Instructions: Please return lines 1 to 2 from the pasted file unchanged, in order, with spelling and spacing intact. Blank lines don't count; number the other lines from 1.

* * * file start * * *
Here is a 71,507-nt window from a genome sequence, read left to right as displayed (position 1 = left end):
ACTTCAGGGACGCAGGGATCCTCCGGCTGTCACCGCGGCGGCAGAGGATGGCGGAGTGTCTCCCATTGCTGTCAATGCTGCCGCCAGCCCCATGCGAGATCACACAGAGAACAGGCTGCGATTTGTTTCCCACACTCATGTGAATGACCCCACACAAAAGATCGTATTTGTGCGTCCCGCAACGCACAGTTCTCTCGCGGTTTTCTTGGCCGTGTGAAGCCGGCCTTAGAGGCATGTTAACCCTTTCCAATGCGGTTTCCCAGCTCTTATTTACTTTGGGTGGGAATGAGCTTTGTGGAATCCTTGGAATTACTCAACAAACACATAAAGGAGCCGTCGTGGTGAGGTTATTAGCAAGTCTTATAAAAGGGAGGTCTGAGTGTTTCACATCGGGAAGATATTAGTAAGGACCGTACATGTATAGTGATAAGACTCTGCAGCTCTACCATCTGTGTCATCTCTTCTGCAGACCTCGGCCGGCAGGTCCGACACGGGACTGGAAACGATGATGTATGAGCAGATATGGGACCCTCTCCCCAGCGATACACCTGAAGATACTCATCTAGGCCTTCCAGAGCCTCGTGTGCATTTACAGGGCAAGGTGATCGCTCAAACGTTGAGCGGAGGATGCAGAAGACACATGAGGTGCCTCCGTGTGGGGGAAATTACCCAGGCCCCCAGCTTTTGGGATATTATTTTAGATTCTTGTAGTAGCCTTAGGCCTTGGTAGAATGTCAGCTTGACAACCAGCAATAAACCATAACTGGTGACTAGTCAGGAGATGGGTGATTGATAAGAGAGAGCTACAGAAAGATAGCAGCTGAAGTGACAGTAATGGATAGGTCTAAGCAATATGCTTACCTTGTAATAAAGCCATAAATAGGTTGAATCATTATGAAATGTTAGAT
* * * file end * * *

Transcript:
Here is a 71,507-nt window from a genome sequence, read left to right as displayed (position 1 = left end):
ACTTCAGGGACGCAGGGATCCTCCGGCTGTCACCGCGGCGGCAGAGGATGGCGGAGTGTCTCCCATTGCTGTCAATGCTGCCGCCAGCCCCATGCGAGATCACACAGAGAACAGGCTGCGATTTGTTTCCCACACTCATGTGAATGACCCCACACAAAAGATCGTATTTGTGCGTCCCGCAACGCACAGTTCTCTCGCGGTTTTCTTGGCCGTGTGAAGCCGGCCTTAGAGGCATGTTAACCCTTTCCAATGCGGTTTCCCAGCTCTTATTTACTTTGGGTGGGAATGAGCTTTGTGGAATCCTTGGAATTACTCAACAAACACATAAAGGAGCCGTCGTGGTGAGGTTATTAGCAAGTCTTATAAAAGGGAGGTCTGAGTGTTTCACATCGGGAAGATATTAGTAAGGACCGTACATGTATAGTGATAAGACTCTGCAGCTCTACCATCTGTGTCATCTCTTCTGCAGACCTCGGCCGGCAGGTCCGACACGGGACTGGAAACGATGATGTATGAGCAGATATGGGACCCTCTCCCCAGCGATACACCTGAAGATACTCATCTAGGCCTTCCAGAGCCTCGTGTGCATTTACAGGGCAAGGTGATCGCTCAAACGTTGAGCGGAGGATGCAGAAGACACATGAGGTGCCTCCGTGTGGGGGAAATTACCCAGGCCCCCAGCTTTTGGGATATTATTTTAGATTCTTGTAGTAGCCTTAGGCCTTGGTAGAATGTCAGCTTGACAACCAGCAATAAACCATAACTGGTGACTAGTCAGGAGATGGGTGATTGATAAGAGAGAGCTACAGAAAGATAGCAGCTGAAGTGACAGTAATGGATAGGTCTAAGCAATATGCTTACCTTGTAATAAAGCCATAAATAGGTTGAATCATTATGAAATGTTAGAT